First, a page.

Here is a link to an interview I transcribed for one of my bosses at Official Xbox Magazine. Check it out! I particularly liked the part where Inafune-san talks about the differences between Japanese and Western game developers and why some Japanese aren’t as interested in FPS games.
What I found funny about transcribing this interview was that it took no time at all. It was a 40 minute interview session, which would normally take about 4 hours to transcribe when both parties speak English, but this one took an hour and a half. Since Inafune-san is Japanese, he requires a translator to listen to the interviewer’s question, translate the question into Japanese for him, listen to his answer while taking notes so they don’t forget any of what he is saying, then regurgitate that answer back in the best English possible. From listening to the interview and hearing the answers Inafune-san gave in Japanese followed by what the translator said in English, I can tell a lot gets lost in translation due to the large time difference in how long Inafune-san spoke in Japanese and how long the translator spoke in English. This is nobody’s fault per se, but it cries out for a better method of doing cross-cultural interviews.
Also, have you ever thought about the amount of trust that there has to be in a relationship that requires translation? So much! If you were the non-native speaker, you have to trust that the other person is saying exactly, or as close to exactly, what you are saying. There is so much room for error and since you don’t speak both languages you never know if what you are saying is coming across at all like you want. It’s scary when you think about it, you pretty much give up your voice to the will of others. Not to say that I think translators are bad at their jobs or are malicious in anyway, but that possibility is always there and would make me nervous if I had to communicate through someone else, especially because I think I’am very good at conveying my own thoughts and I have my share of OCD.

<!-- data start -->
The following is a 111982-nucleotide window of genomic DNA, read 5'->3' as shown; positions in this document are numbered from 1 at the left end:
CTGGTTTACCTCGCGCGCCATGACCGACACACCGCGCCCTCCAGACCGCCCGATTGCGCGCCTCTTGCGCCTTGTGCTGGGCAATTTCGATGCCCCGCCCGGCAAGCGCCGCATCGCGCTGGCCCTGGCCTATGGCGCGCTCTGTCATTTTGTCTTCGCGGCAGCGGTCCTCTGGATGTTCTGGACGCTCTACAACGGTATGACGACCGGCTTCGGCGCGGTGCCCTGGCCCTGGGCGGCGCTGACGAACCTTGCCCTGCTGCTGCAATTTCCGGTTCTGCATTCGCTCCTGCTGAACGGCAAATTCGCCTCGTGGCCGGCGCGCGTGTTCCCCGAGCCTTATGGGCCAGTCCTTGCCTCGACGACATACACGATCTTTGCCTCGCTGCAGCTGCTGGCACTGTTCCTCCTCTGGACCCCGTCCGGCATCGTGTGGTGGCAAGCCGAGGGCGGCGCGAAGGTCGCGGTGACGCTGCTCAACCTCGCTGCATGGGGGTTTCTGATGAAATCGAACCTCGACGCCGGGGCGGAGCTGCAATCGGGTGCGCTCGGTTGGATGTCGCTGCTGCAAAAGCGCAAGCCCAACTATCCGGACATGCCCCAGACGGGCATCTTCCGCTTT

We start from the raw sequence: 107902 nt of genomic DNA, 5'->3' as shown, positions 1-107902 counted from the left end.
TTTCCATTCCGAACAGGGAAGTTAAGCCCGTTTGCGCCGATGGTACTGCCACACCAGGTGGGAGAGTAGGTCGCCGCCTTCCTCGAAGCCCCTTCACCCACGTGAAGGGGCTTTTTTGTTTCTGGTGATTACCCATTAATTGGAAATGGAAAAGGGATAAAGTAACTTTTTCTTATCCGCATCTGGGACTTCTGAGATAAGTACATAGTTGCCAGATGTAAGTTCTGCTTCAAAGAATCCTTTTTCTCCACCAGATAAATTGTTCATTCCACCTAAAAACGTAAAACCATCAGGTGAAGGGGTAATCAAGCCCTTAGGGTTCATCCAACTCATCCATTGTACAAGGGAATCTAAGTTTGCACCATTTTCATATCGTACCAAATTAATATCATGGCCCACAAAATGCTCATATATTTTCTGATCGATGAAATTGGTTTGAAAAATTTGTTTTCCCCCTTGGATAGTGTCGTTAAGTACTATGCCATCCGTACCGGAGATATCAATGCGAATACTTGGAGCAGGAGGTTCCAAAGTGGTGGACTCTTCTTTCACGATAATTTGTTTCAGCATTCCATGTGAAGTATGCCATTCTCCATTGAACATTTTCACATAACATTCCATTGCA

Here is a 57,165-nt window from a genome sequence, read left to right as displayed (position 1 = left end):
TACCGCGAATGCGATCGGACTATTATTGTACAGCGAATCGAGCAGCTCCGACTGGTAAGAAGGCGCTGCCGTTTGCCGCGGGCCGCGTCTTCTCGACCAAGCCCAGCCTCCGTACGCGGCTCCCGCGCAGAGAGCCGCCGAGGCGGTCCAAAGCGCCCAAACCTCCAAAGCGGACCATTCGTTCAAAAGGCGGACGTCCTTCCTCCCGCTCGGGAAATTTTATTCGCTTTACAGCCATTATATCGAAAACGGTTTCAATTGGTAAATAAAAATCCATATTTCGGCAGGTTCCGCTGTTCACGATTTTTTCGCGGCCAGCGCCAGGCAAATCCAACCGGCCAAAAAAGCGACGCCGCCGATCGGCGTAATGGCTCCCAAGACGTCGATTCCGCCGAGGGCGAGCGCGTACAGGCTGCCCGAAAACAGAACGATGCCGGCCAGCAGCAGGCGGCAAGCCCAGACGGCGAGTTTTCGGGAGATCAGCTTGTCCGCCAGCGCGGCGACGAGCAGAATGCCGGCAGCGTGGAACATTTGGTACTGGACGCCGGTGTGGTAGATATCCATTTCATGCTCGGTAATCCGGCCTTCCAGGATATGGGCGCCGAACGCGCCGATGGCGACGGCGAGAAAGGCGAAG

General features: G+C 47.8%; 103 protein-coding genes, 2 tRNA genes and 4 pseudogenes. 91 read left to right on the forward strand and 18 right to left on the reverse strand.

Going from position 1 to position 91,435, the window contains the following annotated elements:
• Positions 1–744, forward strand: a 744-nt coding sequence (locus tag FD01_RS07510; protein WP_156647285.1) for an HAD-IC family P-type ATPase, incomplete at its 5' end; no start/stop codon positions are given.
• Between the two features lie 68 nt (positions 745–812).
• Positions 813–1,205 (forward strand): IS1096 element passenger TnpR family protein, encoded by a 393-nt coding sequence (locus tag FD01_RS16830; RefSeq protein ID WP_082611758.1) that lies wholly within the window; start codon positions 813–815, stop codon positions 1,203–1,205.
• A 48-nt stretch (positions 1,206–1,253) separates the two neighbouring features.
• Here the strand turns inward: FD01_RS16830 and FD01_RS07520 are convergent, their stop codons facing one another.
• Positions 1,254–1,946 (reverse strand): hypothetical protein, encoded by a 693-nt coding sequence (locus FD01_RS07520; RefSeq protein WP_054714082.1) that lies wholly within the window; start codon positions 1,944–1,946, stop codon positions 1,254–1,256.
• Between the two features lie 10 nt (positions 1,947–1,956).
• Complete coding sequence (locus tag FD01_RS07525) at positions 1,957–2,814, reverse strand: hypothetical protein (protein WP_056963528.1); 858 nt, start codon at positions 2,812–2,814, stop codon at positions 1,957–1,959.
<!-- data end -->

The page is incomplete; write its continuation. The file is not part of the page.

I really wonder how much of what Inafune-san said was accidentally left out or didn’t translate well between the 2 languages. Both those factors could severely change what he said.
I think Japanese is a beautiful language. With lots of hard sounds mingled with others that flow in an almost poetic fashion. I find transcribing the Japanese interviews at work a lot more enjoyable than transcribing any English speaking people, because the language is so interesting to listen to and most of the interview is translation, so there isn’t as much work.